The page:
Health 2.0: Are we listening to patients?

Estimated reading time: 4 minutes

Recently I finished reading ‘El mundo amarillo’, the first book by Albert Espinosa, which had been sitting on my night stand for some time now. For those of you who haven’t read it, El mundo amarillo gives the lessons that the author learnt during the ten years he suffered from cancer, from fourteen to twenty-four, and how he applies them in his life.

The book looks back rather admirably on ten years of constant fight, optimism, and spirit to overcome the odds, during which he moved around several hospitals, undergoing multiple tests and treatments, which often translated into long stays in hospital.

A long health pilgrimage that brought the author to note the lack of services and entertainment spaces in hospitals. Chess tables, board games, TVs, video games and wireless Internet connection. “Imagination was lacking when hospitals were designed,” says the author in the book.

Communication with users

Users are the main raison d’etre of a hospital. As recipients of the health service, the hospital should provide complete care and resolution of their needs (Salcedo de Prado, 2012: 35). A deep understanding of what those needs are can be achieved through an extremely simple mechanism: listening.

We need to encourage resources that allow us to answer the question: “What do our users need and how can we offer them that?”

Currently the Patient Information Service or suggestion box enables management to discover their strengths and weaknesses from outside the institution, in order to adopt realistic decisions based on suitable criteria. However, these tools are not always effective. Users have to deal with endless telephone calls, unread emails or hard to find suggestions boxes.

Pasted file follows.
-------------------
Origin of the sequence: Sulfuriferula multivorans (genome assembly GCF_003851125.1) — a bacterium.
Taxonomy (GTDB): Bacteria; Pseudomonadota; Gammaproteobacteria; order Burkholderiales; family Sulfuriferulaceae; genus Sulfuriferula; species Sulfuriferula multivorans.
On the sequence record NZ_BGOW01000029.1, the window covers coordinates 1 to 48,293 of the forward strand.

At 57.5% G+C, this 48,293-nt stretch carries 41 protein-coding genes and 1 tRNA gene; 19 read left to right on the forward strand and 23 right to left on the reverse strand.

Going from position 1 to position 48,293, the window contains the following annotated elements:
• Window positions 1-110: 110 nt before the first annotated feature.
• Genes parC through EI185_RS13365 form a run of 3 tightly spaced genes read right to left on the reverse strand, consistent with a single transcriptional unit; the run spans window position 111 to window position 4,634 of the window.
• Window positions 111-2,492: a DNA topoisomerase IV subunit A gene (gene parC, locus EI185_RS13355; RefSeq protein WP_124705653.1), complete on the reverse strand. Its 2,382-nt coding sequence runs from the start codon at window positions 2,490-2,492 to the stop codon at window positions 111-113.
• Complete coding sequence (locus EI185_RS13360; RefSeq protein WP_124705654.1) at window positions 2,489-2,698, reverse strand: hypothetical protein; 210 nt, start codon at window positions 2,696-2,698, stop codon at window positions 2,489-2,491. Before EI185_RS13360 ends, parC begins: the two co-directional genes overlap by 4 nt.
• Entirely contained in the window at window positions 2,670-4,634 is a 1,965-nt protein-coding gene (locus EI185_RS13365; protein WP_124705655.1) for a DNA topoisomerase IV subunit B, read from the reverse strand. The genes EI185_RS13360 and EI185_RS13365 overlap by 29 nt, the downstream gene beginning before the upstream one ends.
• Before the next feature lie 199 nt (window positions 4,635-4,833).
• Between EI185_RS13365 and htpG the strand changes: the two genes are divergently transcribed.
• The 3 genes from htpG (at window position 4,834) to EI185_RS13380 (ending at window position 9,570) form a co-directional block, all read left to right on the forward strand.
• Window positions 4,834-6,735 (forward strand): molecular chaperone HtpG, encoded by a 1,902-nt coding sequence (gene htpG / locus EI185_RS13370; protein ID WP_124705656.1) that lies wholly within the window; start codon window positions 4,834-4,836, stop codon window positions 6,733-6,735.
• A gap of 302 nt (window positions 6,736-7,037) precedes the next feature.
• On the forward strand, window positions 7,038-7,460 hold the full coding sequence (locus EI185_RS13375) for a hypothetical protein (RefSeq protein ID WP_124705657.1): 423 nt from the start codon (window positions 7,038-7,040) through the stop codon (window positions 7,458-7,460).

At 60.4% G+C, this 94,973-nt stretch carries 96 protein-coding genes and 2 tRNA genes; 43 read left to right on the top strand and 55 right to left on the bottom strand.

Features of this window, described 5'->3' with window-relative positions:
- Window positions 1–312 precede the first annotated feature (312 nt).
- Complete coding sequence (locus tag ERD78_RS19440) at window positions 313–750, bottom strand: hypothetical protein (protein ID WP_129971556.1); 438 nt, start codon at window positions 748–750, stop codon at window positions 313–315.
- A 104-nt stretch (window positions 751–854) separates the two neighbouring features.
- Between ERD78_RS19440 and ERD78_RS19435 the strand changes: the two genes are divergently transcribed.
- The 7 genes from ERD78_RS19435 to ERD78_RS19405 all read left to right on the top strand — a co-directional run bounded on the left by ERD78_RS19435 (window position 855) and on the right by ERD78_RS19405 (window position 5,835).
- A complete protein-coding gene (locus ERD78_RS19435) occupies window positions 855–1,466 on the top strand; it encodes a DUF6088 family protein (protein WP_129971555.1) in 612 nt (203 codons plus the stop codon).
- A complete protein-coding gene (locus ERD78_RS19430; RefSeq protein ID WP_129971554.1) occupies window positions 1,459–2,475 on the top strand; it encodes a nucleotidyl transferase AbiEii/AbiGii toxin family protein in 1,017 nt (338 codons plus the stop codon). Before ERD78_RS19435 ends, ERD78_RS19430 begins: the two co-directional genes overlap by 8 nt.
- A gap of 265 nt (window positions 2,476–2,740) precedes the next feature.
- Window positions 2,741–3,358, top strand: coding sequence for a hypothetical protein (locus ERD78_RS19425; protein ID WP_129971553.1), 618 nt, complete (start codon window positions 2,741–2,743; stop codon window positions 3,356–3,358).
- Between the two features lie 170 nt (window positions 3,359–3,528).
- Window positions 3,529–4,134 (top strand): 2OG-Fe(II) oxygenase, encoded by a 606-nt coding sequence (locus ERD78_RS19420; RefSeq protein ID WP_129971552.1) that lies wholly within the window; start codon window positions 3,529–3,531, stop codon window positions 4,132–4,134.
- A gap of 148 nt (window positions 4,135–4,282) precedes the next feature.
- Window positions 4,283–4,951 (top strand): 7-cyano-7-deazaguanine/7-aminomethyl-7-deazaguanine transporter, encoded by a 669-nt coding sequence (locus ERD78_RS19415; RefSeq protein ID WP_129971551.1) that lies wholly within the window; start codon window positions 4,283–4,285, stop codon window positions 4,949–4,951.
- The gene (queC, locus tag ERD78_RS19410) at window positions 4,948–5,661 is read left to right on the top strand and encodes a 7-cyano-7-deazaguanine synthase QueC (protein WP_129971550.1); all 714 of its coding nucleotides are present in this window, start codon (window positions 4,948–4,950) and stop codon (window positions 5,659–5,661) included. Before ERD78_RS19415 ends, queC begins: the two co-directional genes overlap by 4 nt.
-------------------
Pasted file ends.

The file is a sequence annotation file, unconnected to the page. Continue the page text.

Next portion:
Social networks: a new 2.0 suggestion box

Social networks become an opportunity for users to contact the institution thanks to their speed, accessibility and transparency.

Currently, 1,501 US hospitals use social networks, according to a study carried out by the Mayo Clinic.

These social tools give us the chance to meet and establish a constant dialog with users, an opportunity we shouldn’t waste.

Yet, what is the main goal of these social tools? Respond to or manage their inquiries? Or simply promote services and generate visibility to attract new users and resources and build loyalty?

Hospitals need to carefully reflect on their relationship with users, ensure they are getting the full care and attention and their needs are met in order to meet their institutional mission.

Laura Diéguez is a journalist specialized in business and digital communication, and is also assistant lecturer at Escola Universitaria Creu Roja